Sergeant 27246 George Charles Gilder DCM , MM

George Charles Gilder was born at Mashbury, Essex on 8 March 1893 to Joseph and Eliza Gilder.

The family soon moved to Willingale Doe where Joseph Gilder was a carpenter at Clapgates Farm.

As soon as he left school, George became a farm labourer at the farm.

We know that George Joined the Essex Regiment in about March 1916 as Private 27246 and after training was posted to the 1st Battalion Essex regiment who were then serving in France.

He is likely to have joined the Battalion in the late summer of 1916 in time for the Somme offensive.

He was obviously a good soldier as he rose through the ranks and as an Acting Sergeant on 13 November 1918 the London Gazette carried a notice that he was awarded the Military Medal.

Unfortunately there is no surviving records nor the reason for this award although it is likely to have taken place in the early summer of 1918.

While consideration was given to the confirmation of the award of the Military Medal He was promoted to Sergeant and continued his good work including valiant action on 18th September 1918 for which he was recommended for a DCM and the award of this medal was confirmed in the London Gazette on 16 January 1919.

The citation read - For conspicuous gallantry and devotion to duty at Tresecoult on 18th September 1918. This NCO in charge of a bombing party, worked his way to a flank to gain touch with troops on the right. He personally bombed back greatly superior numbers  of the enemy, passing one barricade and going on alone against another block which was strongly held. He made four determined attempts to remove the block, but failed so he bombed the enemy back out of range and after silencing them got his men up to the position and made further unsuccessful attempts to remove the block. Later he crawled out under heavy fire to bring in a wounded man. He showed the greatest determination throughout.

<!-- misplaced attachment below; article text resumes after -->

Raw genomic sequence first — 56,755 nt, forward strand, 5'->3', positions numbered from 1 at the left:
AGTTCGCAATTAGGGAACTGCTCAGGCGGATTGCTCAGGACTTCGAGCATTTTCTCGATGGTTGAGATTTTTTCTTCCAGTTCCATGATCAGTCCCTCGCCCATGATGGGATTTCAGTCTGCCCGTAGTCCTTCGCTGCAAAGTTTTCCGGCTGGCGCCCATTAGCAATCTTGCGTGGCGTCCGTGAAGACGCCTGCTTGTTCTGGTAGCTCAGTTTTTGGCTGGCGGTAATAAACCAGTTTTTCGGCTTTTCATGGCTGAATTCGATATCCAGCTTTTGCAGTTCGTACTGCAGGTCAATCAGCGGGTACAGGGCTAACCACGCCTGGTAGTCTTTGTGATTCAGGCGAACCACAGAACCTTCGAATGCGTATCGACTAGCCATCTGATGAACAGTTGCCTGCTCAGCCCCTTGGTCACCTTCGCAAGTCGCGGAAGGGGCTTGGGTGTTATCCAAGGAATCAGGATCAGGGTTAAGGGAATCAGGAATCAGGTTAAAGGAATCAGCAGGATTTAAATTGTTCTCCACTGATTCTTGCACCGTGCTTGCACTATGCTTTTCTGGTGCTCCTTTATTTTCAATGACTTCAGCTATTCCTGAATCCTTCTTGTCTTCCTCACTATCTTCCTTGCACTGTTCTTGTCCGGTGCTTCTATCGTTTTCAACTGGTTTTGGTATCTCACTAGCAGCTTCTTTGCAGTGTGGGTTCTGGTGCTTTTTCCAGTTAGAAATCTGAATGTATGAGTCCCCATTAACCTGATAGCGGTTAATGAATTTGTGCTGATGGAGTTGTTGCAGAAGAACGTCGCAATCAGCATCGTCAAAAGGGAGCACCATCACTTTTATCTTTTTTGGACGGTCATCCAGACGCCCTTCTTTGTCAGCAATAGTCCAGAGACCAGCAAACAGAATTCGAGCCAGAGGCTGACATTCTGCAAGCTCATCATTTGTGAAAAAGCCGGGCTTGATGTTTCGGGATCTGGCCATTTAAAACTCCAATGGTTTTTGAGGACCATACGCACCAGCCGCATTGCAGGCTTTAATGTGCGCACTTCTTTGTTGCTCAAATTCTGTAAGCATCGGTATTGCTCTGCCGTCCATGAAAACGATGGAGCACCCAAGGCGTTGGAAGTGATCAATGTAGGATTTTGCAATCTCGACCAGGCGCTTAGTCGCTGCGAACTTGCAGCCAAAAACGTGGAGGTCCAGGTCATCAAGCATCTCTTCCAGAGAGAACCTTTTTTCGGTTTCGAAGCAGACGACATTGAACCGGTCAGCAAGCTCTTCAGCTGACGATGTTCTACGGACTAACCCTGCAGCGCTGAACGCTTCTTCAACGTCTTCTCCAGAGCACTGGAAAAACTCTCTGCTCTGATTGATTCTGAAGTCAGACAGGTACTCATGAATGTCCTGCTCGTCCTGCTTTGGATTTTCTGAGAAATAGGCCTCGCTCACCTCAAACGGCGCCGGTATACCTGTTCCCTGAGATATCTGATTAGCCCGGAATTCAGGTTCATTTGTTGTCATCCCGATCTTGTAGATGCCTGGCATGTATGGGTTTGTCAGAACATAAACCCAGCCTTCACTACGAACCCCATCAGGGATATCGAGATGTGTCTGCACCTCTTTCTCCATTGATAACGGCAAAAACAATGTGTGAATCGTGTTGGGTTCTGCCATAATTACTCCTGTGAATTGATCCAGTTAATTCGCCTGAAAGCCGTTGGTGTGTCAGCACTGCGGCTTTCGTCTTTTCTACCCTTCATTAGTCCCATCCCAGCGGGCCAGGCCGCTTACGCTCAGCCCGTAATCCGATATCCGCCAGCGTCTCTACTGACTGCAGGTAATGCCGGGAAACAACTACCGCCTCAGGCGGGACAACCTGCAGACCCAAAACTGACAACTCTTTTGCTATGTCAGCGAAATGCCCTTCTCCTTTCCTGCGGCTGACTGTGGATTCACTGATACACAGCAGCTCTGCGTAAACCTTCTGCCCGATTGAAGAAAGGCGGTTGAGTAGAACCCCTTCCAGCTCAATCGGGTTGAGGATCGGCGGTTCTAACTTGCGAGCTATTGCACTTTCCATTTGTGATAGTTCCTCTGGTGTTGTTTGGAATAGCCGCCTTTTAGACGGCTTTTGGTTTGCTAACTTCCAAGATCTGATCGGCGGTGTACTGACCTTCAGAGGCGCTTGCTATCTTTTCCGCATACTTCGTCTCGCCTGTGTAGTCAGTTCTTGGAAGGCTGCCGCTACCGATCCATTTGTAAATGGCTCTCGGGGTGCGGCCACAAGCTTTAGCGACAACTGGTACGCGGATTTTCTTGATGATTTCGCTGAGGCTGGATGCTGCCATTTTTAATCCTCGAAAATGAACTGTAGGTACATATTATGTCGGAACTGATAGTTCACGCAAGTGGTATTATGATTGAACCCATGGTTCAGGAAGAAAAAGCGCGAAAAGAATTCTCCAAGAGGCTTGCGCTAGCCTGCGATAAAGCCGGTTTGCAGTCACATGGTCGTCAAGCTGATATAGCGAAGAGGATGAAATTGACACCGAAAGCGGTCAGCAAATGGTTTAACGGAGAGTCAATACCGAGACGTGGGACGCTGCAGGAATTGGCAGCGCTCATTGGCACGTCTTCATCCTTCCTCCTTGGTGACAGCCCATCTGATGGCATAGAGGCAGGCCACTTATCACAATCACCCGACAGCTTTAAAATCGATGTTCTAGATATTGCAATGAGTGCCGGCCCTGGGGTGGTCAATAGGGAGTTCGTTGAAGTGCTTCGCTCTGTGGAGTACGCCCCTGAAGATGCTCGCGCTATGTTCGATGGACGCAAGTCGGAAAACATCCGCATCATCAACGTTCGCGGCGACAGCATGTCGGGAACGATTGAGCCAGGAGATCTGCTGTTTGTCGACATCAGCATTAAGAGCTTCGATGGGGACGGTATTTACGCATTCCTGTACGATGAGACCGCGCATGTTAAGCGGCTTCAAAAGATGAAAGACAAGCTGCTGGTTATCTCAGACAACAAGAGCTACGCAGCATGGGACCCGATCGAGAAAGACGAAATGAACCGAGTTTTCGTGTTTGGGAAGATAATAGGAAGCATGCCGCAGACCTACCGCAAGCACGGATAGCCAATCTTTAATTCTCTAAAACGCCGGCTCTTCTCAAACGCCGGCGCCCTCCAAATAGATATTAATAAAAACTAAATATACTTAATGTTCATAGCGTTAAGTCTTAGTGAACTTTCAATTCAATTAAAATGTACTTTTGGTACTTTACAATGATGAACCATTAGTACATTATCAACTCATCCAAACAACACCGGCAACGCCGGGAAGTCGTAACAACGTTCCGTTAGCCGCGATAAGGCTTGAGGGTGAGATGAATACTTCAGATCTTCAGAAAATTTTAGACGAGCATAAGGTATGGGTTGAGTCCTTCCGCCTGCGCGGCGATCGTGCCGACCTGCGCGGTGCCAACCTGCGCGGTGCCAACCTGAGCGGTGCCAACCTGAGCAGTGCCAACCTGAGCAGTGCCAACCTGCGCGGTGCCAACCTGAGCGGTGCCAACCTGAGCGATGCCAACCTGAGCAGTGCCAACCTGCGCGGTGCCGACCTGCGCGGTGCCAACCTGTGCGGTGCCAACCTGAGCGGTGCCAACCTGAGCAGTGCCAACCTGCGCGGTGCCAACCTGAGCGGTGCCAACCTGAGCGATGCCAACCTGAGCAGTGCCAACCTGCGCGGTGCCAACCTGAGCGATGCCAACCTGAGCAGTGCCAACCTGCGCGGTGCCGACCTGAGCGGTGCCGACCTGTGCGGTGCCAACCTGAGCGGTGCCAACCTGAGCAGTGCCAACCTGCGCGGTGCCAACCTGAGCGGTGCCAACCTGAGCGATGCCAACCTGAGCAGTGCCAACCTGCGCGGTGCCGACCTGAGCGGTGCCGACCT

Thus George Gilder became one of the few Essex men to be awarded the DCM and the MM during the Great War.

George survived the Great War and returned to farm work  in 1922 married Gertrude Johnson.

At the outbreak of the Second World War, George was employed as a Horseman and Living with Gertrude and their Daughter at Ongar where he remained  until his death in 1975.